The Lovely Patent Plate

TD owner, Laurent Castel from the South of France has been researching the Patent numbers shown on the Patent number plate on his car. Here’s what he has found…

“The shiny patent plate of my TD shows mysterious numbers. We all guess that those numbers refer to some smart processes that make our cars so pleasant.

A few internet queries can provide answers to these mysterious numbers.

One can browse to read the complete specification of the patents including original drawings.

As a cultural interest, this article presents a brief synopsis of these patents. I’m not a legal expert so my reading only focuses on technical aspects.

There are 12 patent references and one registered design on my 53 TD plate. How different is yours? What about other Ts?

Only one (532566) couldn’t be documented from my internet efforts, for unknown reason. The registered design is only available at British National Archive according to their website.

Too far from my home!

N° 495125
Date : November 8, 1938
Authors : Reginald William Ryder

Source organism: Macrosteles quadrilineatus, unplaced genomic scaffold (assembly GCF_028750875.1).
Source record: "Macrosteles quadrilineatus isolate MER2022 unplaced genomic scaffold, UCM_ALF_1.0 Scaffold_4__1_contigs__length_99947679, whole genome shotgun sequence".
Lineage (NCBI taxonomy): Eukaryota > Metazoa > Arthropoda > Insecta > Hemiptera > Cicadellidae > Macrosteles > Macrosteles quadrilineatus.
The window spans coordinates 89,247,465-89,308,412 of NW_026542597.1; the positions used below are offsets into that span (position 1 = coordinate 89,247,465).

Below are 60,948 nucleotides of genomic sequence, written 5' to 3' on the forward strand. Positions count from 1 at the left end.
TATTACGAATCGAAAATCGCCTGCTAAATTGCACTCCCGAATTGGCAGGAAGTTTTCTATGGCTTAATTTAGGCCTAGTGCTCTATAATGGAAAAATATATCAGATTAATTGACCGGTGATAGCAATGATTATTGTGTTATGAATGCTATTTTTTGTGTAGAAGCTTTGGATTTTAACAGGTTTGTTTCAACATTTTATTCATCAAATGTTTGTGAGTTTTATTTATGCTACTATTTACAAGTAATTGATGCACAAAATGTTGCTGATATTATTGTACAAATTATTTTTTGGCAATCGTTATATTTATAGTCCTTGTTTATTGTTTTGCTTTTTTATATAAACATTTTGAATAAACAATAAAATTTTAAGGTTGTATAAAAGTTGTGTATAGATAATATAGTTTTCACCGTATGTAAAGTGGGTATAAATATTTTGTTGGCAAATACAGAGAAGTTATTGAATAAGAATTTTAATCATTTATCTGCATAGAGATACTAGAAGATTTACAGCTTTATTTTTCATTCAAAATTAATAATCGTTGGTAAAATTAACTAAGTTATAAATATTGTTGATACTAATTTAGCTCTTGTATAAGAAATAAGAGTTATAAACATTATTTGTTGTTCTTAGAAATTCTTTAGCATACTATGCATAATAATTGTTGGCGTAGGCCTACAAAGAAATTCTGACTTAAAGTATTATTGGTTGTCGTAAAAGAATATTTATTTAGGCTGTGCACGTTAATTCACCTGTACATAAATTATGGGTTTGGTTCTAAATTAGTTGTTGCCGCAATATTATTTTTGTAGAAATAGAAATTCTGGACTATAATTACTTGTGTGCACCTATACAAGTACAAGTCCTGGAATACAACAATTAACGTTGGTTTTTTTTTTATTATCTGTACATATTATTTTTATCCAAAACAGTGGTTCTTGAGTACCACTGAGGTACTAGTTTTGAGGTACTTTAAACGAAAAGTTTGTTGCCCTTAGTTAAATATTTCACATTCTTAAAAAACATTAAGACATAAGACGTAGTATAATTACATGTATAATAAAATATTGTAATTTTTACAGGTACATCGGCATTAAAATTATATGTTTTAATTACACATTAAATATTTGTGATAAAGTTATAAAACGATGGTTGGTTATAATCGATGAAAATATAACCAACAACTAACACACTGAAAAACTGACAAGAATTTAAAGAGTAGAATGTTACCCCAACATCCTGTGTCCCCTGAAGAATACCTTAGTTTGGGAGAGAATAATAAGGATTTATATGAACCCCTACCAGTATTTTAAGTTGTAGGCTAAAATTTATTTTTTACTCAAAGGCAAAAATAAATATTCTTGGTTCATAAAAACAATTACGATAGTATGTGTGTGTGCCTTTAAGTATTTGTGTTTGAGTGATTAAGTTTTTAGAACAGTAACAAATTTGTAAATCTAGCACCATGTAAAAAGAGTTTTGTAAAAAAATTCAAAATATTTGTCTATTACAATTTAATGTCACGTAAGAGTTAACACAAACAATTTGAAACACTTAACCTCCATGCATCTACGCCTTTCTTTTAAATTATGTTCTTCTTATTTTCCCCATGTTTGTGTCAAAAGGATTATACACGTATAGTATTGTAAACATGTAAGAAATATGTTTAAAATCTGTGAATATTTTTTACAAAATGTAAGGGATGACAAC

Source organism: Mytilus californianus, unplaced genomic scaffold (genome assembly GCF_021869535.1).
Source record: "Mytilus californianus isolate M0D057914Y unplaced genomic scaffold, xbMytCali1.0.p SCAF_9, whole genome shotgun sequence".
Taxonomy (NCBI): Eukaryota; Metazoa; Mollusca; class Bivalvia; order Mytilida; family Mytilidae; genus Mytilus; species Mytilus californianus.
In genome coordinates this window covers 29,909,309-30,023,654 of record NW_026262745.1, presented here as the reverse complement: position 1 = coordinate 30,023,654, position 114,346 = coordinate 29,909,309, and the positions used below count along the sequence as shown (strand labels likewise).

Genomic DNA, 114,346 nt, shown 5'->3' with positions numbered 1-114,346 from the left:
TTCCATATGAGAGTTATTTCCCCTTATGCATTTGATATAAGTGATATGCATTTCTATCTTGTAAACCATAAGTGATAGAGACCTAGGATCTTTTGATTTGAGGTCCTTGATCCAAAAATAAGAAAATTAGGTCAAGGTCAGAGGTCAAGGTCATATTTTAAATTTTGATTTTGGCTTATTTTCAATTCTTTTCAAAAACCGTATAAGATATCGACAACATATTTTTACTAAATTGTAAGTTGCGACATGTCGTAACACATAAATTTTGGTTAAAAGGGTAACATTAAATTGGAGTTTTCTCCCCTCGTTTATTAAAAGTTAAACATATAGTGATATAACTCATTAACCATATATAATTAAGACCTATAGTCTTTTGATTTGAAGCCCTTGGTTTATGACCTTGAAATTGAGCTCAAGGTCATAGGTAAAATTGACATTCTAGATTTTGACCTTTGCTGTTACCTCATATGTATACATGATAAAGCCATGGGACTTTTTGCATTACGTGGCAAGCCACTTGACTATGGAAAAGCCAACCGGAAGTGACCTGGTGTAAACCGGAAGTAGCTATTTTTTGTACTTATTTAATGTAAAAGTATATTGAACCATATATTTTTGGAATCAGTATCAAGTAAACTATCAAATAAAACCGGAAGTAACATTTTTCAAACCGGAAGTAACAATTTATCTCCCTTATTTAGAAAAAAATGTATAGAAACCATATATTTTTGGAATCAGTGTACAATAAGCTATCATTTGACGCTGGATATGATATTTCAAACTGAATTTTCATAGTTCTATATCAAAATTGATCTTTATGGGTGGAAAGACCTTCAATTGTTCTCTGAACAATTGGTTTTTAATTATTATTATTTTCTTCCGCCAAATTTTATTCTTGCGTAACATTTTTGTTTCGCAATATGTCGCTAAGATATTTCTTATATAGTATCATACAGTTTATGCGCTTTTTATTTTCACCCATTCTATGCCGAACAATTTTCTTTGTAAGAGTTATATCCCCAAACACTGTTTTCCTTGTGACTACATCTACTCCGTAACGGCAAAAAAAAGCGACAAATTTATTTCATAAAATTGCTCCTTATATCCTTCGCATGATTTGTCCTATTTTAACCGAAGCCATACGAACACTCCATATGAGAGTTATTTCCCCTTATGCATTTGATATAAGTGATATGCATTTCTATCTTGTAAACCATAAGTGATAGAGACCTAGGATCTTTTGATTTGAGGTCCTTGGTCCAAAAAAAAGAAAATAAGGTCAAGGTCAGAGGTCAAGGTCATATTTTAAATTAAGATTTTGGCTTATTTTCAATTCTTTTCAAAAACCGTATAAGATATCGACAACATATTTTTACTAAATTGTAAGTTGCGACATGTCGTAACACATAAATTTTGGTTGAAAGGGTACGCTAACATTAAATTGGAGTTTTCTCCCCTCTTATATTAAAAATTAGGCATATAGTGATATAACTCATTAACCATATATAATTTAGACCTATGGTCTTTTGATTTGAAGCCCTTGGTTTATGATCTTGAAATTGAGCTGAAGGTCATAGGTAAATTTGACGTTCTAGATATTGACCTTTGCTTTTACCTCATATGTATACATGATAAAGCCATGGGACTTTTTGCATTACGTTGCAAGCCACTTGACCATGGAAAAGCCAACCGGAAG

The patent describes a staggered pattern of the cooling tubes of the radiator. The tube section is oval and each tube row is somehow overlaying the neighbouring ones.

Furthermore, the horizontal cooling plates that maintain the tubes have bumps between the tube holes. Morris claims that this improves the cooling feature for low speed air flow and even for oblique air flows. The bumps slightly deviate the air flows and probably increase the cooling feature of the plate. All cooling radiators today include louvres on the plates between tube holes for this reason.

However, I doubt of this improvement for oblique air flows!

What is actually oblique air flows in our cars? Cornering or very low speed with lateral strong winds? Anyway, these conditions never last more than a few seconds. Too short for overheating the entire engine.

The text states that the author is aware of a similar US patent dated 1934. The US patent claims a special arrangement of the radiator elements to cope with the whistling effect of radiators at high speed. Therefore, the goal of this similar process is different.

Staggered pattern and oval section tubing is still in use today. My radiator was not original so I have no clue if this patent was implemented in TDs.

N° 437562
Date : October 31, 1935
Authors : George Alfred Priestley

What a surprise to discover that the sliding mechanism for adjusting seat position in modern cars still relies on this Morris 70 year old patent! The patent is partly implemented in TDs. Sliding devices are directly from the patent but locking mechanism and seat removal are different.

N° 527468
Date : October 9, 1940
Authors : Alexander Arnold Issigonis

Rubber pad for suspension springs.

The invention claims a better spread of the thrust on the suspension arms.